Badgers’ Bricks Lead To ‘Frustration’ For Struggling Wisconsin

    Wisconsin's perplexing three-week shooting slump needs to end Thursday before the Badgers' struggles carry over into the most important time of the season.

    February 15, 2017

    Wisconsin’s perplexing three-week shooting slump needs to end Thursday, lest the struggles carry over into the most important time of the season.

    Many felt bewildered when NCAA Tournament committee chairman and Michigan State athletic director Mark Hollis revealed the group’s top 16 teams Saturday afternoon and didn’t announced a single one from his own conference.

    Wisconsin had the best case, entering that day 21-3 overall, 10-1 in Big Ten play and ranked No. 7 in the AP Top 25. The Badgers, on the surface, seemed more than worthy of being included on the list.

    But the committee’s job is to scratch and dig beyond those numbers. And a deeper look proved Hollis’ team correct, and maybe even prescient given Wisconsin’s 66-59 home loss to Northwestern just over 24 hours later.

    The Badgers’ defeat was the culmination of an alarming three-week shooting slump masked by a mostly unimpressive eight-game winning streak that included overtime victories over Rutgers and Nebraska. Wisconsin ranked third in the Big Ten with a 48.0 field goal percentage through Jan. 24, but it has shot 37.5 percent over its last five games and went 19 of 50 from the floor in the loss to the Wildcats.

    Bronson Koenig is averaging 8.8 points while shooting 25.5 percent – 22.6 from 3-point range – during that stretch. Nigel Hayes has come on over the last two games, but he shot 30.8 percent over his previous four.

    Even standout sophomore big man Ethan Happ hasn’t been immune from the struggles. Happ has combined for 17 points and has more turnovers (seven) than field goals made (six) in the last two contests.

    Ethan Happ talks with Wisconsin head coach Greg Gard. Credit: Mary Langenfeld-USA TODAY Sports

    “I think for us, we’re getting everybody’s best shot,” coach Greg Gard said after the Northwestern game. “Knowing that we’re marked is good for us, and we’ll continue to learn and grow and get better. Now we’ll have another challenge ahead of us Thursday night at Michigan to see if we can improve.”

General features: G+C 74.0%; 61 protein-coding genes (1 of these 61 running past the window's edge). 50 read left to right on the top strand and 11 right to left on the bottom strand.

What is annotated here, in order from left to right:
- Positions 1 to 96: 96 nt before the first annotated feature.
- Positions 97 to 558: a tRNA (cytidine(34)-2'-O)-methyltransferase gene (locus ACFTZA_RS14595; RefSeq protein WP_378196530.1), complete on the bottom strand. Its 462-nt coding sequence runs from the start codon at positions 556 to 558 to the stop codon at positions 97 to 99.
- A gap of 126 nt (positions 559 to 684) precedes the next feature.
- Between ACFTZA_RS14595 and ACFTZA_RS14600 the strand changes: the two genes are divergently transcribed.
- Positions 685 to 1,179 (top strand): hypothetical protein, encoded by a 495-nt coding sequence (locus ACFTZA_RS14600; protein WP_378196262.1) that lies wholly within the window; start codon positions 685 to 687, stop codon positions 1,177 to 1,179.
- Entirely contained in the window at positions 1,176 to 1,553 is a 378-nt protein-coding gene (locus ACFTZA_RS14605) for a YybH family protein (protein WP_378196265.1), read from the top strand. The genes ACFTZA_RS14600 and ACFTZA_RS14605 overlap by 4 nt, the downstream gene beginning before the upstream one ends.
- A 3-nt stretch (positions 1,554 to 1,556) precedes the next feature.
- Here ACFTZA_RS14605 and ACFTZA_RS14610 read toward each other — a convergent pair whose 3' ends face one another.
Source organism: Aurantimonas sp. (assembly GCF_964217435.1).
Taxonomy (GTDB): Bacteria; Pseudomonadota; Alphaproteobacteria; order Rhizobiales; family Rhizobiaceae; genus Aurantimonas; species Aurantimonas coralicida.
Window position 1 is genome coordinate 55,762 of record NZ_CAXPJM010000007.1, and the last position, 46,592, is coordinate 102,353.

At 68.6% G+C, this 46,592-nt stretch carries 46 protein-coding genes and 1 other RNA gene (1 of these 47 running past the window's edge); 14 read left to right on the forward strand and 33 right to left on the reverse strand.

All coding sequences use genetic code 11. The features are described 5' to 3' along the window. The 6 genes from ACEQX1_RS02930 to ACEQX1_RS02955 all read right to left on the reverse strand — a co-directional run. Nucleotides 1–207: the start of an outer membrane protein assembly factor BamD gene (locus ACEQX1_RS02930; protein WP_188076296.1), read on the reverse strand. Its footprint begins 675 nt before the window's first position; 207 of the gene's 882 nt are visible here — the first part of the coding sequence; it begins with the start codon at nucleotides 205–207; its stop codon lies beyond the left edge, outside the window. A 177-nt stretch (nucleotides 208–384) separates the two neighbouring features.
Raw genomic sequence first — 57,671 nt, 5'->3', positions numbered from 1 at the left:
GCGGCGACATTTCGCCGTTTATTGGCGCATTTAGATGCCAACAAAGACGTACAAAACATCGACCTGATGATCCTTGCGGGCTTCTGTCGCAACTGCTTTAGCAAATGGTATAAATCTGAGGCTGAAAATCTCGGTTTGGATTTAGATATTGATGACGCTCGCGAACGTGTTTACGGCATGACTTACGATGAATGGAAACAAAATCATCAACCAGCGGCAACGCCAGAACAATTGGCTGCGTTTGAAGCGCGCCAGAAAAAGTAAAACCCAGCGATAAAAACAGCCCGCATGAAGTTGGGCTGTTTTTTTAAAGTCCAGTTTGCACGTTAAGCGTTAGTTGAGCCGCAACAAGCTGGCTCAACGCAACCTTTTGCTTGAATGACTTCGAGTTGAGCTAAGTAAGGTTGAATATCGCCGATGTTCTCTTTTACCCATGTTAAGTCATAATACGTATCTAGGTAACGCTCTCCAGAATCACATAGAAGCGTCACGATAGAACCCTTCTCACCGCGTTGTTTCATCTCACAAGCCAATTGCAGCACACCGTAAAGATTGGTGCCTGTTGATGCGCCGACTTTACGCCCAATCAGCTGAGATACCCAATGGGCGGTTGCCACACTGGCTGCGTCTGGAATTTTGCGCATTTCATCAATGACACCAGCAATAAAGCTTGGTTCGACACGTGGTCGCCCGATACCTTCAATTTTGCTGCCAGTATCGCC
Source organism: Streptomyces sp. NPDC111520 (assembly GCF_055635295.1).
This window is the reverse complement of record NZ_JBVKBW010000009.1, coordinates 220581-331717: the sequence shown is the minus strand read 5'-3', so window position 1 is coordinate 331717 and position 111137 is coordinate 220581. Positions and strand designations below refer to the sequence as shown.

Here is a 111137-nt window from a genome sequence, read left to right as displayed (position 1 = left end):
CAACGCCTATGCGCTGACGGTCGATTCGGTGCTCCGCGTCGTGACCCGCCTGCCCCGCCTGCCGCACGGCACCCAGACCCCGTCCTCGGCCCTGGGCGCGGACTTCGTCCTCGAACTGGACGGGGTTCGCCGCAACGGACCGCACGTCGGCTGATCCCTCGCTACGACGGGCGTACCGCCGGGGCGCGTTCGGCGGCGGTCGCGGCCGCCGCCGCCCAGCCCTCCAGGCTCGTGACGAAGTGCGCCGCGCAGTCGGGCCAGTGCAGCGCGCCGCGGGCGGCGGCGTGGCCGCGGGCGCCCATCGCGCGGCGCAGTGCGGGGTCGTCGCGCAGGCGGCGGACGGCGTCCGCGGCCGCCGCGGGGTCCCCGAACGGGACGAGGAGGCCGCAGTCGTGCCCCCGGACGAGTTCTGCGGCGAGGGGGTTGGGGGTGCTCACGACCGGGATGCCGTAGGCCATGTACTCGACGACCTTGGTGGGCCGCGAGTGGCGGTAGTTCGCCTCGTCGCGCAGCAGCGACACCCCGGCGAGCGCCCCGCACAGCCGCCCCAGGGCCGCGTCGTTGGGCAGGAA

It’s true that the Wolverines will be out for a resume-building victory as they sit squarely on the NCAA Tournament bubble. And they know they can play with Wisconsin after suffering a tough, 68-64 loss Jan. 17 in Madison.

    But the Badgers’ issues extend beyond seemingly inferior opponents gearing up to face them. There’s no doubt the shooting slump is affecting players mentally as it continues, something more concerning than a simple tweak of the elbow or flick of the wrist.

    If busting out of this slump required only a minor, quick fix, that would’ve been accomplished weeks ago.

    “Frustration. Frustration is the worst feeling,” Hayes said. “It’s similar to experience being a great teacher. Like a rat in a box, you can push it and food comes and that teaches you a lot. Or like if you put your hand on a hot stove, same reaction. But for some reason, you really don’t touch the stove anymore.”

    A hot hand remains the perfect solution, though. Maybe it only takes one Badger to get on a roll to set an example. But one thing is certain – Wisconsin won’t be making a deep NCAA Tournament run if the slump continues.

    “Apparently, we have to lose in order to learn the things we’ve already been saying,” Hayes said. So hopefully now … we can take that step from a mediocre/good team to a great team.”

    MORE: Nigel Williams-Goss Shares What Makes This Gonzaga Team Unique


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